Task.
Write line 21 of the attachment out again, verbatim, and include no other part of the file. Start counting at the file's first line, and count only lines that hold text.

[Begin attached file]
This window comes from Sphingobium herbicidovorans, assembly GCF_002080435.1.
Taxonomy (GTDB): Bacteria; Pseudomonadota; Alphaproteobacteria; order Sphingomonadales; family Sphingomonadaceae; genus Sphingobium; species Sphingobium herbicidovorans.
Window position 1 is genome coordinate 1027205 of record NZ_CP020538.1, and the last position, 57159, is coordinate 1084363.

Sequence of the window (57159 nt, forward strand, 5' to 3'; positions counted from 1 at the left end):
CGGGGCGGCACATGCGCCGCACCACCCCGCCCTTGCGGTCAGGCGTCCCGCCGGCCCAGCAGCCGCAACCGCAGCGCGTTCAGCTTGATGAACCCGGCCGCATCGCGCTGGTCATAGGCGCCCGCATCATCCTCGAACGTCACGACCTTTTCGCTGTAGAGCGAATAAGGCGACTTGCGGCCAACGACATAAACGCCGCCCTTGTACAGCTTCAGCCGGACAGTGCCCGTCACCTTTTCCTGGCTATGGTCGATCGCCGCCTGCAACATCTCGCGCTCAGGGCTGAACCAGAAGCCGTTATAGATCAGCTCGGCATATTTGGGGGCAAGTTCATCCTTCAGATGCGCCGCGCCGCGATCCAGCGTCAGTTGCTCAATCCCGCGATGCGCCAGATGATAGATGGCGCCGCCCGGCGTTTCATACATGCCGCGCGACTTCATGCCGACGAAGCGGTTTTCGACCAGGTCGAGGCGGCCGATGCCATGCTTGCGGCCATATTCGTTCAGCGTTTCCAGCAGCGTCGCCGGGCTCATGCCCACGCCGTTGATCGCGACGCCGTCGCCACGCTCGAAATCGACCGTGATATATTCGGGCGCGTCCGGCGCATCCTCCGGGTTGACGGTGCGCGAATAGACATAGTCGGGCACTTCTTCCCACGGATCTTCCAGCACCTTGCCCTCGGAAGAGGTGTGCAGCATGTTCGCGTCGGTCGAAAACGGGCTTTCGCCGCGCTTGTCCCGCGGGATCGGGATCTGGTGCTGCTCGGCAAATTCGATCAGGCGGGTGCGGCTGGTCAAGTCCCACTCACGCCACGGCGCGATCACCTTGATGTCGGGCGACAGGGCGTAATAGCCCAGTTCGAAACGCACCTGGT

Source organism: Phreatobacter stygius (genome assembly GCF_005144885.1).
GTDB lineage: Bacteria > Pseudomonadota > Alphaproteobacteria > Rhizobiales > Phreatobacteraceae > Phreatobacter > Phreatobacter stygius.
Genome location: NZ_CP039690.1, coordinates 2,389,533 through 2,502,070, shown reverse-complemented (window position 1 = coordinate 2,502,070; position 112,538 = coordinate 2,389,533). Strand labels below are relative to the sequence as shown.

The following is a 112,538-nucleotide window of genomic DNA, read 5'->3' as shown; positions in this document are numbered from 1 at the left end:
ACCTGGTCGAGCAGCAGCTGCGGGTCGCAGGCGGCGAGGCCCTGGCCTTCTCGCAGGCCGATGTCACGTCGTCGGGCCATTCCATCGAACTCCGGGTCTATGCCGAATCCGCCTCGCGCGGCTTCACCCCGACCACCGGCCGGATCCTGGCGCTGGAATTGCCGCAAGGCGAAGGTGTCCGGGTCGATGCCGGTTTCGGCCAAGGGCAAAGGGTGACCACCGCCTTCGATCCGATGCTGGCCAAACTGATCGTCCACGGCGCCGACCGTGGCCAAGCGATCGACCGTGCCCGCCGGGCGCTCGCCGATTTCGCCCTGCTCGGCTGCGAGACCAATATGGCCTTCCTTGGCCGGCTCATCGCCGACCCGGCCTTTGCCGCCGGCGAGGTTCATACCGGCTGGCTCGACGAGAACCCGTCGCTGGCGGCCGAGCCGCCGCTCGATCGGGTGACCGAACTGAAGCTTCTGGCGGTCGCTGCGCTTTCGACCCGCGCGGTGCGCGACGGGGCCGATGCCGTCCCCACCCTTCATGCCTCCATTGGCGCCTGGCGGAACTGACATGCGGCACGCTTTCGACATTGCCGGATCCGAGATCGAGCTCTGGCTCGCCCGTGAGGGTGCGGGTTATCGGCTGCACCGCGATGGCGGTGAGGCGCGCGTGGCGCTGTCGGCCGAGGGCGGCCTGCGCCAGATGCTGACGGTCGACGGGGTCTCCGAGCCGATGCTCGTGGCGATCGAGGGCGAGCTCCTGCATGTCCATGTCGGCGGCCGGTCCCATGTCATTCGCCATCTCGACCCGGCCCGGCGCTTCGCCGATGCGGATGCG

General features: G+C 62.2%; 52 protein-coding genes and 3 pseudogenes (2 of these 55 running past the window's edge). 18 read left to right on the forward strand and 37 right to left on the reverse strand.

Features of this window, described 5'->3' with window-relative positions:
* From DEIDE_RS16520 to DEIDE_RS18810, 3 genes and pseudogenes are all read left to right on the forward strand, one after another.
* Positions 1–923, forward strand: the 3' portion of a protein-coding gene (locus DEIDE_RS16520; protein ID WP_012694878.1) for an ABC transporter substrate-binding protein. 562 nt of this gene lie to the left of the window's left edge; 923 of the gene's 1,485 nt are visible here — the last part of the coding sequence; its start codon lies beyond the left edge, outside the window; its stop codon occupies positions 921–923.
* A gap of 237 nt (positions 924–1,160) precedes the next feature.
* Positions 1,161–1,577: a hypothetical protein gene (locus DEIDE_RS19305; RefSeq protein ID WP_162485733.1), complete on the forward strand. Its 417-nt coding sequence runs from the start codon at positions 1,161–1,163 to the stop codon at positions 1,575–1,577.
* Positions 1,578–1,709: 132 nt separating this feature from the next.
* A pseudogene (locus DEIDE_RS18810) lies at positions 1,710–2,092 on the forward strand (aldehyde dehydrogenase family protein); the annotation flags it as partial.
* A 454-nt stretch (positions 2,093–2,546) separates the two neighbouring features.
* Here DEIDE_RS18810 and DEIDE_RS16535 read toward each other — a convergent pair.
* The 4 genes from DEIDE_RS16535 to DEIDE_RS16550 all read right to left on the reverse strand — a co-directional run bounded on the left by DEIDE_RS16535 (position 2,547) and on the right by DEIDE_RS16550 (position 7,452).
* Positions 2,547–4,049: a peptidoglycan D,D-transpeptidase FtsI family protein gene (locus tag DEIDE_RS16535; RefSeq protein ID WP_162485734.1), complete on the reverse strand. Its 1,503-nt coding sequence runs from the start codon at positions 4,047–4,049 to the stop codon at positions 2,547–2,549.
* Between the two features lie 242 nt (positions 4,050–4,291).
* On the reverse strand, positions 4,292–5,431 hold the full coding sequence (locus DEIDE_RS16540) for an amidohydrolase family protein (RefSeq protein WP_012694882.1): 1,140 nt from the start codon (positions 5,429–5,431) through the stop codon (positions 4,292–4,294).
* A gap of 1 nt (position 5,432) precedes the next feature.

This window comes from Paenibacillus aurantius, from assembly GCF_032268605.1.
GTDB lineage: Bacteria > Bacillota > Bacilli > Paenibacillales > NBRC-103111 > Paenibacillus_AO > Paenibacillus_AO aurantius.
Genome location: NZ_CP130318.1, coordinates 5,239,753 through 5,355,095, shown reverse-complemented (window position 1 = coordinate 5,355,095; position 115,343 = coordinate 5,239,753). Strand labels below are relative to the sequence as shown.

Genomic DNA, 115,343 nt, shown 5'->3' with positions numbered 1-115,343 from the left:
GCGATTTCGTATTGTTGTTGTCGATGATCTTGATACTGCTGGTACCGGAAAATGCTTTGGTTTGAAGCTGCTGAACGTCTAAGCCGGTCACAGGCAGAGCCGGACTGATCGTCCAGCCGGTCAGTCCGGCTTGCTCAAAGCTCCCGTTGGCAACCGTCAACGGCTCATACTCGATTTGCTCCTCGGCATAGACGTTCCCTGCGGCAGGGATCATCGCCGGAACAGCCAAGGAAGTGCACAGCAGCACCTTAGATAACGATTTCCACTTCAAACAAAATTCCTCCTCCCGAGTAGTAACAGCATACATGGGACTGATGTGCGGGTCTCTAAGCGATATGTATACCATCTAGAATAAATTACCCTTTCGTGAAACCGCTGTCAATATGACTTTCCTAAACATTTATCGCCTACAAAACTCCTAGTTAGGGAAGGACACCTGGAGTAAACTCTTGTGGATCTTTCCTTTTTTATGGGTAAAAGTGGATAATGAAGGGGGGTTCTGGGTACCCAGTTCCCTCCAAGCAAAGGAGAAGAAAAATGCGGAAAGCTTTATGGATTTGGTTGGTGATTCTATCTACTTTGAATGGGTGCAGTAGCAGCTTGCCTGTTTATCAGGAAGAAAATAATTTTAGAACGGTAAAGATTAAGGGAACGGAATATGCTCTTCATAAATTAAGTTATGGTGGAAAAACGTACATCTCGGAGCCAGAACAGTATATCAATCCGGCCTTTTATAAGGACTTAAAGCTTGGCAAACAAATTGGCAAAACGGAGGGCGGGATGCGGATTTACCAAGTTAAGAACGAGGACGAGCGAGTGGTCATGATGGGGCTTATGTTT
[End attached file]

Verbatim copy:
* The 4 genes from DEIDE_RS16535 to DEIDE_RS16550 all read right to left on the reverse strand — a co-directional run bounded on the left by DEIDE_RS16535 (position 2,547) and on the right by DEIDE_RS16550 (position 7,452).